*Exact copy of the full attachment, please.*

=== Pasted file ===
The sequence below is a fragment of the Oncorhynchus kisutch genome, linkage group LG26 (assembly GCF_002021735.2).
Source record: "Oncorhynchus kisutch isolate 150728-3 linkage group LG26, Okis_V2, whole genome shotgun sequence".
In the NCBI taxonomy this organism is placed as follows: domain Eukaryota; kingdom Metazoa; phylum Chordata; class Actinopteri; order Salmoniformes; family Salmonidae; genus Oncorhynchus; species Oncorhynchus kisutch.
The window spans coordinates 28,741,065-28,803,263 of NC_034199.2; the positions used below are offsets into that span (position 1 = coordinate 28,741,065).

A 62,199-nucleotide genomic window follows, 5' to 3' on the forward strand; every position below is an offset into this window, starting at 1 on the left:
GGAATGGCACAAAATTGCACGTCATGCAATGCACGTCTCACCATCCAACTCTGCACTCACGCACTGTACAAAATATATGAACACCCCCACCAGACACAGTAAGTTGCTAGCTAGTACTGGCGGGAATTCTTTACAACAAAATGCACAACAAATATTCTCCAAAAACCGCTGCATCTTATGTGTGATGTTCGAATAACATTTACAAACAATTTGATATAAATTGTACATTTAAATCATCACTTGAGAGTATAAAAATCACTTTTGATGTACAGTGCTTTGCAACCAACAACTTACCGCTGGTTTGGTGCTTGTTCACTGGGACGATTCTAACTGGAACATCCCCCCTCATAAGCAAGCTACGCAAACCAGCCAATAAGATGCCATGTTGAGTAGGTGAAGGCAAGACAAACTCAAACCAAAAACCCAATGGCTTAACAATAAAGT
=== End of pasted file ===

The sequence below is a fragment of the Oncorhynchus kisutch genome, linkage group LG26 (assembly GCF_002021735.2).
Source record: "Oncorhynchus kisutch isolate 150728-3 linkage group LG26, Okis_V2, whole genome shotgun sequence".
In the NCBI taxonomy this organism is placed as follows: domain Eukaryota; kingdom Metazoa; phylum Chordata; class Actinopteri; order Salmoniformes; family Salmonidae; genus Oncorhynchus; species Oncorhynchus kisutch.
The window spans coordinates 28,741,065-28,803,263 of NC_034199.2; the positions used below are offsets into that span (position 1 = coordinate 28,741,065).

A 62,199-nucleotide genomic window follows, 5' to 3' on the forward strand; every position below is an offset into this window, starting at 1 on the left:
GGAATGGCACAAAATTGCACGTCATGCAATGCACGTCTCACCATCCAACTCTGCACTCACGCACTGTACAAAATATATGAACACCCCCACCAGACACAGTAAGTTGCTAGCTAGTACTGGCGGGAATTCTTTACAACAAAATGCACAACAAATATTCTCCAAAAACCGCTGCATCTTATGTGTGATGTTCGAATAACATTTACAAACAATTTGATATAAATTGTACATTTAAATCATCACTTGAGAGTATAAAAATCACTTTTGATGTACAGTGCTTTGCAACCAACAACTTACCGCTGGTTTGGTGCTTGTTCACTGGGACGATTCTAACTGGAACATCCCCCCTCATAAGCAAGCTACGCAAACCAGCCAATAAGATGCCATGTTGAGTAGGTGAAGGCAAGACAAACTCAAACCAAAAACCCAATGGCTTAACAATAAAGT